With IMRE’s polymer, manufacturers could save cost using just a single bulk resource for making both printed electronics and organic solar cells. The material could also possibly be used in designing new devices where both power harnessing and electronics are needed in a single component. An example of this would be chemical sensors based on organic thin-film transistors and powered by organic solar cells.

“This breakthrough will help speed up the development of plastic electronics and organic solar cells, and make them more readily available in the marketplace,” said Prof Andy Hor, Executive Director of IMRE.

Printed electronics often rely on organic materials like polymers that can be easily processed and manufactured as opposed to traditional electronics (or metal electronics) which rely on inorganics such as copper or silicon. The polymers can be made into thinner, lighter and cost-effective electronic components and organic solar cells.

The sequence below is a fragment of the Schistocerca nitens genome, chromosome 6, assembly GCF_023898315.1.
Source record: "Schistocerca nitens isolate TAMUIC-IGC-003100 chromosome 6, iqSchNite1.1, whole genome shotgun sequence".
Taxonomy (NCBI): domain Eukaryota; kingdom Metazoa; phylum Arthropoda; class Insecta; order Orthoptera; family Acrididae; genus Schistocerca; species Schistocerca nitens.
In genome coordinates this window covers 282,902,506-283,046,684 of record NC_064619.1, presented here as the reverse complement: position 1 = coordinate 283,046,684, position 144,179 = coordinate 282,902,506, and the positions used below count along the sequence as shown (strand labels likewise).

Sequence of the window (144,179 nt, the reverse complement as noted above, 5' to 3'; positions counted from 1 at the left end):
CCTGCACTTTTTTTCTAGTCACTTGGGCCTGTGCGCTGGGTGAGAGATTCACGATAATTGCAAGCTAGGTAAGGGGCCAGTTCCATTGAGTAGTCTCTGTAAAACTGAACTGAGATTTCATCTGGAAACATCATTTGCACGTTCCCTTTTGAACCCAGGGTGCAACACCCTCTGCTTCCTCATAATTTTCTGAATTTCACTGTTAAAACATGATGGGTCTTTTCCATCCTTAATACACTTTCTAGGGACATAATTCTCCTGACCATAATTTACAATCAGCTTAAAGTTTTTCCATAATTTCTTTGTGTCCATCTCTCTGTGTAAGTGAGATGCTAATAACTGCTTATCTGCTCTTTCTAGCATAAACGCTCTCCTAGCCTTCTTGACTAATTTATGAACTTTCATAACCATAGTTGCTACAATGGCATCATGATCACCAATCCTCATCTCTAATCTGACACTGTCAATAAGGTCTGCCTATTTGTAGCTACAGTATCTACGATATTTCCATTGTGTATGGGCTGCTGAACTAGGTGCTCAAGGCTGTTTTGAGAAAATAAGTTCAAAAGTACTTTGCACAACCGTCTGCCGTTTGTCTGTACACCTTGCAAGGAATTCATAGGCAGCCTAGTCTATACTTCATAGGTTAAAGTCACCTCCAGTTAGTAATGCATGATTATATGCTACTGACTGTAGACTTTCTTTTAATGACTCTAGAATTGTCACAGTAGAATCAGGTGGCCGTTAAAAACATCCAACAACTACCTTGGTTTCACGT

The IMRE team is developing other organic materials-based polymers that can be scaled up to production and integrated easily into organic electronics. These materials can be used to make energy harvesting and low-power consumption devices like low-cost organic solar cells, new flexible display devices, next generation smart labels and RFID tags.

The research and results were recently published in the Advanced Materials journal and online at the Nature Publishing Group (NPG) Asia Materials in July 2011.

For media enquiries, please contact:
Mr Eugene Low Manager, Corporate Communications
for Institute of Materials Research and Engineering (IMRE)
3, Research Link
Singapore 117602
DID +65 6874 8491
Mobile +65 9230 9235
Email loweom@scei.a-star.edu.sg
For technical enquiries, please contact:
Dr Chen Zhikuan
Senior Scientist
Institute of Materials Research and Engineering (IMRE)
3, Research Link
Singapore 117602
DID +65 6874 4331
Email zk-chen@imre.a-star.edu.sg
About the Institute of Materials Research and Engineering (IMRE)